Joshua Angrist, an MIT labor economist whose work has delved deeply into issues of employment and education while helping to establish empirical rigor throughout economics, has been named winner of the 2021 Sveriges Riksbank Prize in Economic Sciences in Memory of Alfred Nobel. He shares the award with David Card of the University of California at Berkeley and Guido Imbens of the Stanford Graduate School of Business.
Angrist was cited for his work establishing new methods of conducting “natural experiments” in economics — studies using datasets in which otherwise similar groups of people are separated by one crucial variable, allowing researchers to better understand cause and effect in complex social situations.
Natural experiments, the Nobel citation states, are “a rich source of knowledge. Their research has substantially improved our ability to answer key causal questions, which has been of great benefit to society.”
Angrist’s empirical research has illuminated, among other specific questions, the effects of both military service and education on lifetime earnings, and has explored the effects of experiments and new education methods on students.
Angrist received a BA in economics from Oberlin College in 1982. He was awarded an MA in economics from Princeton University in 1987 and received his PhD in economics from Princeton in 1989. He was an assistant professor at Harvard University for two years and a faculty member at Hebrew University until 1996, when he joined the MIT faculty. Angrist has been the Ford International Professor of Economics at MIT since 2008.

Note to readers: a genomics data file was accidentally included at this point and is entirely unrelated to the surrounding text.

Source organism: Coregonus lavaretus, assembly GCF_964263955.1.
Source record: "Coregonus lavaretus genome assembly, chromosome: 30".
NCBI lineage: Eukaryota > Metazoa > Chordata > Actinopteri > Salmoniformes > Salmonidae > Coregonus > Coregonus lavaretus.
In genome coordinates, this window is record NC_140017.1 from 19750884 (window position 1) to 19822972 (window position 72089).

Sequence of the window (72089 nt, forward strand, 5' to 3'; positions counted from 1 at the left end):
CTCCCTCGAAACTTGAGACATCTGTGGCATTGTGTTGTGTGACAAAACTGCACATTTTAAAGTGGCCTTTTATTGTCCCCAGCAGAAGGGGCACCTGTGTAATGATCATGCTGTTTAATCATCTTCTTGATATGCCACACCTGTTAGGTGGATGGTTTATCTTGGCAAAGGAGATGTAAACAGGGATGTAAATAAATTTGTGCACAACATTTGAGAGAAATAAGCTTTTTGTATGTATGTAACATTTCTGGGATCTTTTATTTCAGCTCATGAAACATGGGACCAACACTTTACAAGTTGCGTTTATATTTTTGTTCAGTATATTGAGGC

Angrist has published over 50 peer-reviewed papers in economics and written dozens of review articles and book chapters as well. Along with economist Steve Pischke, he is the co-author of two well-known books on empirical methods in economics: “Mostly Harmless Econometrics” (2009), and “Mastering ‘Metrics” (2015). Angrist was elected a fellow of the American Academy of Arts and Sciences in 2006.
Angrist is the eighth person to win the award while serving as an MIT faculty member, following Paul Samuelson (1970), Franco Modigliani (1985), Robert Solow (1987), Peter Diamond (2010), Bengt Holmström (2016), and Abhijit Banerjee and Esther Duflo (2019). There are 12 MIT alumni who have won the Nobel in economics; eight former faculty have also won the award.
This article will updated later today.